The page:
Shirley, who was born in Denver and now lives 36 miles away in Conifer, married Mindy Downare on Thursday in Conifer.
The following afternoon he was back in the Denver Coliseum in front of 8,221, to finish work on his first National Western Stock Show and Rodeo title, tying for first place in the bareback riding average with Dustin Reeves, of Owanka, S.D.
Shirley won the second round with a 90-point ride on Big Bend Rodeo Company's Cajun Queen and then tied for fourth with an 82-pointer in the final round Sunday. That brought his three-head total score to 254 points, a figure matched by Reeves when he won the finale with an 87-point ride on Burch Rodeo Company's Pinball Wizard.
"The last time I even won a check in Denver was my rookie year in 2001, so this was really special," Shirley said. "This is my hometown rodeo for sure. My brothers and I used to show steers at the National Western as boys. We had competitions to see which one of us would go to the stock show the most. To finally win a title here is very sweet."
By custom, the ruling on who would receive the one available champion's buckle was decided with a coin flip, which was won by Reeves.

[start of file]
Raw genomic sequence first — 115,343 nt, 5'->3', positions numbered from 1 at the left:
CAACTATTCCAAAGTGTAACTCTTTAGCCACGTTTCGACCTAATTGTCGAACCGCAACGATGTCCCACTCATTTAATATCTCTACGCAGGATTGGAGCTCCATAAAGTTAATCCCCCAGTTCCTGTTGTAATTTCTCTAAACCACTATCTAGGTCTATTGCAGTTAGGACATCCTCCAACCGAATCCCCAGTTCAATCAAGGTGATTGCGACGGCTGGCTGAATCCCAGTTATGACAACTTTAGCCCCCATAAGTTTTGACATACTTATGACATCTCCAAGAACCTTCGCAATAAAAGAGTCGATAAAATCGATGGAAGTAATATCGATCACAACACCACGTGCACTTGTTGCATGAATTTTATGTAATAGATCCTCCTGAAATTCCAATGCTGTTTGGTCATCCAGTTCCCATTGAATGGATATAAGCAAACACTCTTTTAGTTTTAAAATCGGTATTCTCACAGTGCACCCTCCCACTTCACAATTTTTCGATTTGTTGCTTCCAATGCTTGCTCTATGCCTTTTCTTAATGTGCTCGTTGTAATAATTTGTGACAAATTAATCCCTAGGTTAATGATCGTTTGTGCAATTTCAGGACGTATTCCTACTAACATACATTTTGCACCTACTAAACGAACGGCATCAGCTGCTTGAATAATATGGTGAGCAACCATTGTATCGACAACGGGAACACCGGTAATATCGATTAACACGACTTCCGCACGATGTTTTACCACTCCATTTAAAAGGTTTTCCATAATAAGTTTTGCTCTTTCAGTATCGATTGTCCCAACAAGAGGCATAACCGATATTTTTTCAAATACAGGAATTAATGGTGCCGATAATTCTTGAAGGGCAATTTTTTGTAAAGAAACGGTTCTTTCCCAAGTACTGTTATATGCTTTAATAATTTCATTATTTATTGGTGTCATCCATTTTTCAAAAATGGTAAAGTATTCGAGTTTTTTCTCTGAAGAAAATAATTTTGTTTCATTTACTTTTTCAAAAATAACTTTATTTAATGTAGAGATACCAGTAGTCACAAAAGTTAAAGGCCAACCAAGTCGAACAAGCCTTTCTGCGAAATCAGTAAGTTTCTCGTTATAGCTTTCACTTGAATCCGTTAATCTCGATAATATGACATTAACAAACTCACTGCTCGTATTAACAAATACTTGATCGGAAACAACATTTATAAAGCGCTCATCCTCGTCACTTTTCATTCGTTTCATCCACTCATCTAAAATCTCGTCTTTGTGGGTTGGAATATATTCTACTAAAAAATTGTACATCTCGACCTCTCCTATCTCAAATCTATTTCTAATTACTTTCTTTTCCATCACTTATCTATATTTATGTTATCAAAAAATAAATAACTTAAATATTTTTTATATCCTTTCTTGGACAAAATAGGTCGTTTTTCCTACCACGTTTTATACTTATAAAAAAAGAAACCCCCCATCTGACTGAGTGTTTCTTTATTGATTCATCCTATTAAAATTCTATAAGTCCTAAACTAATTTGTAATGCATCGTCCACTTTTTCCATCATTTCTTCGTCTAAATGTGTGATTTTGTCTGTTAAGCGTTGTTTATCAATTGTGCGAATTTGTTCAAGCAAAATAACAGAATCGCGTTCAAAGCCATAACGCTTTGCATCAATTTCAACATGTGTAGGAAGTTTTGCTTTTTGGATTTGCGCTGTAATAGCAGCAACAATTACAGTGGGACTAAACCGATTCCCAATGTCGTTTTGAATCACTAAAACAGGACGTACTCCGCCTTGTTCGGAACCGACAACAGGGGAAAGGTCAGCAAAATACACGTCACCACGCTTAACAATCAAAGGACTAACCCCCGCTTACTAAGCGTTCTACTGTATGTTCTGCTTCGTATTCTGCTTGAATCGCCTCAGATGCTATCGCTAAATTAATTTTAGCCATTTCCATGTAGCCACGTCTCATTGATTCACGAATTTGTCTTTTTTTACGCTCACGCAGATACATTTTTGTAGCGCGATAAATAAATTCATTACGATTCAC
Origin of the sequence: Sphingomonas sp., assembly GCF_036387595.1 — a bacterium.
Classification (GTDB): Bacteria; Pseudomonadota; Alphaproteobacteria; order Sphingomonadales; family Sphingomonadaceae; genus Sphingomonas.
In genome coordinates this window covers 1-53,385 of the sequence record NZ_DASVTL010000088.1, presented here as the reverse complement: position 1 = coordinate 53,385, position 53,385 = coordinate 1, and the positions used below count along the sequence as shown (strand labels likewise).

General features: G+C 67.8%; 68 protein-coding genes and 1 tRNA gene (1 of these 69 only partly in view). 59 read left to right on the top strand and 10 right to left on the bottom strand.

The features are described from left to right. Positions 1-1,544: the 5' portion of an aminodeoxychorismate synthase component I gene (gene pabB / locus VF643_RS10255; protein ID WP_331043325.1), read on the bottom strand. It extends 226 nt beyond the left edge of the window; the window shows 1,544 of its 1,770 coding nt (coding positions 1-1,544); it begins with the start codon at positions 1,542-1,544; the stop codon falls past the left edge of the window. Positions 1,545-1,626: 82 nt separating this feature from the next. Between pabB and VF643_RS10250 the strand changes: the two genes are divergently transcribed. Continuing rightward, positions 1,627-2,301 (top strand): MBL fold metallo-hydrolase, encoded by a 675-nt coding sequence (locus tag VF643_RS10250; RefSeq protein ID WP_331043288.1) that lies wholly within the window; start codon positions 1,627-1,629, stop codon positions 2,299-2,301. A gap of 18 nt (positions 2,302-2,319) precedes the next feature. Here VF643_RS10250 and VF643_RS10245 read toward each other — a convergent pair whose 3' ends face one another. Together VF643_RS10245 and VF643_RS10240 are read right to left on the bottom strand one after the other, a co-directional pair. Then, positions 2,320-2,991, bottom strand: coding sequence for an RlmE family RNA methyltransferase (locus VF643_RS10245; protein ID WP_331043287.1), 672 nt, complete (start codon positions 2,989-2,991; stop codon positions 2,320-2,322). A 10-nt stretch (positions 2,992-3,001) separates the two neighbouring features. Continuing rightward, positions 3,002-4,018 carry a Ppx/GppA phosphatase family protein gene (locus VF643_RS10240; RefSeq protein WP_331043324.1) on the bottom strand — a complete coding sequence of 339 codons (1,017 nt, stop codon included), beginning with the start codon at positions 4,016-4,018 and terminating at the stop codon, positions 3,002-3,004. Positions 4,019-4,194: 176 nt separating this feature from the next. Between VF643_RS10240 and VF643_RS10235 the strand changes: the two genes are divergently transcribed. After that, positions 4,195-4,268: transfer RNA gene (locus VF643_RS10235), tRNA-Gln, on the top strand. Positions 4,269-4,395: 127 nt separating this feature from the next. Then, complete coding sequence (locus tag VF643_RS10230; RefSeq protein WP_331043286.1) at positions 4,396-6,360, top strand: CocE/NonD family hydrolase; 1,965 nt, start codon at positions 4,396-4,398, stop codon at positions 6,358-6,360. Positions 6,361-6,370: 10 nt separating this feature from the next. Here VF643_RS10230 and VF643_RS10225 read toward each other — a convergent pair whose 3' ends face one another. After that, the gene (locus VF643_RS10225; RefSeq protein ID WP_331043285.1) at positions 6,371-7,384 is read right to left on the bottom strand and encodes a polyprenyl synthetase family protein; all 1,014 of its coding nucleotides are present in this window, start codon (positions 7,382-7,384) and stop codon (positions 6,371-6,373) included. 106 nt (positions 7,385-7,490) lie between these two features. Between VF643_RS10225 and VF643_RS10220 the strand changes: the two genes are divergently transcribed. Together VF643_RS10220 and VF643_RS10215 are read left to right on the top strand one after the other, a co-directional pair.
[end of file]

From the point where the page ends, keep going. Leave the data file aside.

"Even that worked out well," Shirley said. "Dustin forgot his belt when he came out from South Dakota, so he needed a belt and he didn't have a buckle. They (the committee) will send me a buckle in the mail."
And besides, Shirley's total earnings for the rodeo came to an event-best $11,217. The buckle can wait. The earnings were enough to lift him into first place in the PRCA World Standings and build up the newlyweds' bank account.
Shirley's fellow Coloradan, Josh Peek of Pueblo, also had a big weekend in Denver, albeit with some mixed emotions. Bouncing back from a disappointing outing at the National Finals Rodeo last December in Las Vegas, Peek won the calf roping three-head average and the all-around title while dividing his time in the arena with visits to a Denver hospital to see his grandmother.
Peek dedicated his wins to his grandmother, who suffered serious injuries in a car accident on Thursday and is undergoing multiple surgeries.